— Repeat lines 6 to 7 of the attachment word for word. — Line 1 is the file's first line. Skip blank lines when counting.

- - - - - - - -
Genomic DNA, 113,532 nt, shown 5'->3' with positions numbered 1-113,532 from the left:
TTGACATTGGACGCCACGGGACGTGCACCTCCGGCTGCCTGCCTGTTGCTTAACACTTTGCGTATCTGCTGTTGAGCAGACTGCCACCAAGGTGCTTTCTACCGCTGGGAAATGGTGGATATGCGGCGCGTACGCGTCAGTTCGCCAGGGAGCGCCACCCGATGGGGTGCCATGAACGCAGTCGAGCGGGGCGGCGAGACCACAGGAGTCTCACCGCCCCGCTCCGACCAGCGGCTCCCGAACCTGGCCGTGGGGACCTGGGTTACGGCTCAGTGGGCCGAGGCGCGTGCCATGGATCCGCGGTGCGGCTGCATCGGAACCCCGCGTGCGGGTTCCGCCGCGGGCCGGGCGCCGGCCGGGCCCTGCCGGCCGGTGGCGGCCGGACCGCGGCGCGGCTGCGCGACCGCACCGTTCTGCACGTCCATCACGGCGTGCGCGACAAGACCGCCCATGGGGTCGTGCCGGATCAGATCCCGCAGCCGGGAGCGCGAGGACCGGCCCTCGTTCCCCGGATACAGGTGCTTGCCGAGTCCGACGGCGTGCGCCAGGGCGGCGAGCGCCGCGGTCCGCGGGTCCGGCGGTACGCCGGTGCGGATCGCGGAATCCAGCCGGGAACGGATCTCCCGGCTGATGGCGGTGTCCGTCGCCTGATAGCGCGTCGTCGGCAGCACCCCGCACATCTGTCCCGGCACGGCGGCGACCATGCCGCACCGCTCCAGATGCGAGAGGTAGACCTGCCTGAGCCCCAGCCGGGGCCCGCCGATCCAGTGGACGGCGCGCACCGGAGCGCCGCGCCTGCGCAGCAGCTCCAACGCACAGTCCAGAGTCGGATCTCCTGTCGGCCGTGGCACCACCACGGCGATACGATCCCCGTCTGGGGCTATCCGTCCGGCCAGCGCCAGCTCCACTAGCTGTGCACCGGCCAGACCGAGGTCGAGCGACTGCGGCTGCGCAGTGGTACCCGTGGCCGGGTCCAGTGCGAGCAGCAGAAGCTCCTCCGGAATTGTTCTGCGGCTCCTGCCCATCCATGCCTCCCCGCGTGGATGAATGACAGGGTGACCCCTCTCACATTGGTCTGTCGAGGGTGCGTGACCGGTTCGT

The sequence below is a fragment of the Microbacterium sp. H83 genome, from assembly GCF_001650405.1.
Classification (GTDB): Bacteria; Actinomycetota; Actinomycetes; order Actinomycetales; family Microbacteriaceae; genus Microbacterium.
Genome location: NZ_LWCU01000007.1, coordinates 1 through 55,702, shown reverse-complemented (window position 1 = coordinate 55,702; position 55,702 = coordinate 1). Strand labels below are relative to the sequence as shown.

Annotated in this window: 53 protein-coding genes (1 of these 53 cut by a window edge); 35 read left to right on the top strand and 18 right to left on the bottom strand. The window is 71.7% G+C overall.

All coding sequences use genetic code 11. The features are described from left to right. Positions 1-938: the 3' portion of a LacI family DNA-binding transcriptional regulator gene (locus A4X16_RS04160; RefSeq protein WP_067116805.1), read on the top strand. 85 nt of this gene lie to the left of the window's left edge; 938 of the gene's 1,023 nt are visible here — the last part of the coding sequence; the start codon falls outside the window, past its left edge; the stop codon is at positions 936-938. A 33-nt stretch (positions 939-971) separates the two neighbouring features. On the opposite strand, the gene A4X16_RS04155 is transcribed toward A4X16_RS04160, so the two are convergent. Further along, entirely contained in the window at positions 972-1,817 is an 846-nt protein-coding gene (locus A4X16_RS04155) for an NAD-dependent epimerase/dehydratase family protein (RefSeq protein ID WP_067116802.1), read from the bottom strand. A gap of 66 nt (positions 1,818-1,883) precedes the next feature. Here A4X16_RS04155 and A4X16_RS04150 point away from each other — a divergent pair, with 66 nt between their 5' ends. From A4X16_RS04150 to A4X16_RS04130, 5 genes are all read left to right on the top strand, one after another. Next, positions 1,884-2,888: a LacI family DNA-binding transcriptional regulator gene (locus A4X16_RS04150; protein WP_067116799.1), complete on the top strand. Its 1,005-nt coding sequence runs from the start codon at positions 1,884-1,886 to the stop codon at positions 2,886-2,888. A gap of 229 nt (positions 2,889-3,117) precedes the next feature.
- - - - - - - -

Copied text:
Annotated in this window: 53 protein-coding genes (1 of these 53 cut by a window edge); 35 read left to right on the top strand and 18 right to left on the bottom strand. The window is 71.7% G+C overall.

All coding sequences use genetic code 11. The features are described from left to right. Positions 1-938: the 3' portion of a LacI family DNA-binding transcriptional regulator gene (locus A4X16_RS04160; RefSeq protein WP_067116805.1), read on the top strand. 85 nt of this gene lie to the left of the window's left edge; 938 of the gene's 1,023 nt are visible here — the last part of the coding sequence; the start codon falls outside the window, past its left edge; the stop codon is at positions 936-938. A 33-nt stretch (positions 939-971) separates the two neighbouring features. On the opposite strand, the gene A4X16_RS04155 is transcribed toward A4X16_RS04160, so the two are convergent. Further along, entirely contained in the window at positions 972-1,817 is an 846-nt protein-coding gene (locus A4X16_RS04155) for an NAD-dependent epimerase/dehydratase family protein (RefSeq protein ID WP_067116802.1), read from the bottom strand. A gap of 66 nt (positions 1,818-1,883) precedes the next feature. Here A4X16_RS04155 and A4X16_RS04150 point away from each other — a divergent pair, with 66 nt between their 5' ends. From A4X16_RS04150 to A4X16_RS04130, 5 genes are all read left to right on the top strand, one after another. Next, positions 1,884-2,888: a LacI family DNA-binding transcriptional regulator gene (locus A4X16_RS04150; protein WP_067116799.1), complete on the top strand. Its 1,005-nt coding sequence runs from the start codon at positions 1,884-1,886 to the stop codon at positions 2,886-2,888. A gap of 229 nt (positions 2,889-3,117) precedes the next feature.